If you ask any driver, they'll probably say what grinds their gears the most is getting stuck behind someone in the passing lane.
"Left-lane hogs" is what Transportation Minister Todd Stone calls them, and the issue seems to have gotten on his nerves for the last time. Now the province is teaming up with ICBC for an awareness campaign about keeping right except to pass, just like the sign says.
"For whatever reason in British Columbia, the prevalence of people camping out in the left lane impeding traffic behind them is far too common," Stone said in an interview in Prince George on March 22. "We don't know exactly why that is; it's not like that in other provinces and U.S. States."
Stone is moving ahead with legislative changes this session to "tighten up" language in the Motor Vehicle Act, as he puts it. The intent is to make tickets for the offence stand up in court.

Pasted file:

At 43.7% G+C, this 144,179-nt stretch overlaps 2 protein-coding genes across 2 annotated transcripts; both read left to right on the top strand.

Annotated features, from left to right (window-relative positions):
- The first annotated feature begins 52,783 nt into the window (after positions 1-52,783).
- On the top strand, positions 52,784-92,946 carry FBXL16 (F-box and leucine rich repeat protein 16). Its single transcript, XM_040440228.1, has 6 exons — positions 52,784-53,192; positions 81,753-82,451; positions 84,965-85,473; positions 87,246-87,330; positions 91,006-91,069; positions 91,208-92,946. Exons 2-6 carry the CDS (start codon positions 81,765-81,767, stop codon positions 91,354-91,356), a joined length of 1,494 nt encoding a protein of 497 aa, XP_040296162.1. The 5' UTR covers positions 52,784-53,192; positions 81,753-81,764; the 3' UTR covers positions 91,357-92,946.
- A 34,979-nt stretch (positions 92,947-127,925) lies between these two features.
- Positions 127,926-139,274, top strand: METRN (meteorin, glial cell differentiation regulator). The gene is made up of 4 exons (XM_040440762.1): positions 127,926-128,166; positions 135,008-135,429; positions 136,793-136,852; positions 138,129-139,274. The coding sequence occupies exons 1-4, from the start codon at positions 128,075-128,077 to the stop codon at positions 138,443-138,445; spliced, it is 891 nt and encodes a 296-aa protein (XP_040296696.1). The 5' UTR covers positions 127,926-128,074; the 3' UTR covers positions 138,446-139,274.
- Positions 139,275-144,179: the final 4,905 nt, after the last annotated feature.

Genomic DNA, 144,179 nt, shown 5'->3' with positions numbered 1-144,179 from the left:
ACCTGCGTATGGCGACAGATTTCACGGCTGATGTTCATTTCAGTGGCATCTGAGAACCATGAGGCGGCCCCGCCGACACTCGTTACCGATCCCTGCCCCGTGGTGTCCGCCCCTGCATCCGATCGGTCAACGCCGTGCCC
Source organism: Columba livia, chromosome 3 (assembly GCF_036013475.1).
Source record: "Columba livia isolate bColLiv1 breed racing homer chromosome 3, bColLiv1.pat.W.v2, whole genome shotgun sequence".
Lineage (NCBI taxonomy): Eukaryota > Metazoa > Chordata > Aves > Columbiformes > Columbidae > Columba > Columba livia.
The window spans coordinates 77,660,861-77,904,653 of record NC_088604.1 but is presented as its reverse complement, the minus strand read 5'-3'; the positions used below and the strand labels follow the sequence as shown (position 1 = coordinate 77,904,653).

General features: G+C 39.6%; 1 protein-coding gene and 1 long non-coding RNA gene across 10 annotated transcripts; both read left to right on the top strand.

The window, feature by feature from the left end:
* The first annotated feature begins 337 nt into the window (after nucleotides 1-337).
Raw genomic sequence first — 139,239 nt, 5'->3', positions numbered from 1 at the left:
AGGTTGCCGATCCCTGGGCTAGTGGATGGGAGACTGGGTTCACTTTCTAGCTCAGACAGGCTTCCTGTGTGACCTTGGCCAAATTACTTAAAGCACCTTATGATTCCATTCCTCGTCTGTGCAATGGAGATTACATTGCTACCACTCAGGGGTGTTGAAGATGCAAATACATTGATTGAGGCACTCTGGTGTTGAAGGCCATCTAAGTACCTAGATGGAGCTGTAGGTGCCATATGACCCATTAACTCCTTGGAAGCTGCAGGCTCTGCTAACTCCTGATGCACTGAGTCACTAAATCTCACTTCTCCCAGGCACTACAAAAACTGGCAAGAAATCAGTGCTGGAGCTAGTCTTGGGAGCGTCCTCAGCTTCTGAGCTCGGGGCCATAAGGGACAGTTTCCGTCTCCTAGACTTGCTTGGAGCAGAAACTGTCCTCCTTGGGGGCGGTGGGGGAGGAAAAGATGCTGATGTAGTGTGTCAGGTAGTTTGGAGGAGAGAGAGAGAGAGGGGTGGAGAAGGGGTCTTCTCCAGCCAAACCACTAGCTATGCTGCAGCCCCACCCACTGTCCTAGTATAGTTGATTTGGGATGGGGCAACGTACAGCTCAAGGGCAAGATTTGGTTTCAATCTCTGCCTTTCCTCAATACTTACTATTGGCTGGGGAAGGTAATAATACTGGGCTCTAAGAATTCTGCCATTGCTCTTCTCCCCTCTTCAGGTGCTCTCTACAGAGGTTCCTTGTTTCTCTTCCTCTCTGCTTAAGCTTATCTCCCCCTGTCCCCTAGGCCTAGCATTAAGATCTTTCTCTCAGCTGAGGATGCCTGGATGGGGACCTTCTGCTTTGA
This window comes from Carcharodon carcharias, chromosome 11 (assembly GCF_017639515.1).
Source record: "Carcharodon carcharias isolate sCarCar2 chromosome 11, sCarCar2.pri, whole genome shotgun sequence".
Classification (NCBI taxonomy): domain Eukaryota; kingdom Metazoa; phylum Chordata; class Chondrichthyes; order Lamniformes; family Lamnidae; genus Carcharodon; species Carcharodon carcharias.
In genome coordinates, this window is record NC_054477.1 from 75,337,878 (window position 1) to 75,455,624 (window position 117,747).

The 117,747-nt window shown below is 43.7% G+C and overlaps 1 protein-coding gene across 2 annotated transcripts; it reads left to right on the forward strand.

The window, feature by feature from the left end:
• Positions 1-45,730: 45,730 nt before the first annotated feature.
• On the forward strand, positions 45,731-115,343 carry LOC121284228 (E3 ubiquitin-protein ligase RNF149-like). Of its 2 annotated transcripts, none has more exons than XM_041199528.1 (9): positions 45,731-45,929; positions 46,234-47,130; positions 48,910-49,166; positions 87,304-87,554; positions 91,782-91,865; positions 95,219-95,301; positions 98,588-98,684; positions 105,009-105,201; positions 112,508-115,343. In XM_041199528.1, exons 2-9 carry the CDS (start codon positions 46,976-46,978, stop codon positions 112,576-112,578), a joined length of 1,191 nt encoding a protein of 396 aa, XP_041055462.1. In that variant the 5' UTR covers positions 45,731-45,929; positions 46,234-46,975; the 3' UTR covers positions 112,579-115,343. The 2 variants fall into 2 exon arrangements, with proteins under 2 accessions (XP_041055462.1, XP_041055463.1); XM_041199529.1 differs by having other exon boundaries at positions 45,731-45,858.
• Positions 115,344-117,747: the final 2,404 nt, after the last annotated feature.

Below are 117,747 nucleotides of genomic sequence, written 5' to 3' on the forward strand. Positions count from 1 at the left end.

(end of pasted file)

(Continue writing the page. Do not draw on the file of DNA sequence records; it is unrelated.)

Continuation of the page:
The fine for holding up traffic under the Act is $109, though Stone admitted that it is rarely enforced. Instead, his plan is to focus on driver education with an awareness campaign this summer.
"We're going to work with our road-safety partners, like ICBC and law enforcement, on a coordinated campaign, much like we do with Counter-Attack and the Shift Into Winter campaign," Stone said. "We really want to draw awareness to the fact that if you're camped-out in that left-lane, you're actually a menace to yourself and a menace to other people; it's one of the leading causes of driver frustration."
The changes will go through the Legislature in the next couple of months, according to Stone.
The plan is one of the items in his $2.5 billion B.C. on the Move initiative, upgrading all forms of travel in the province.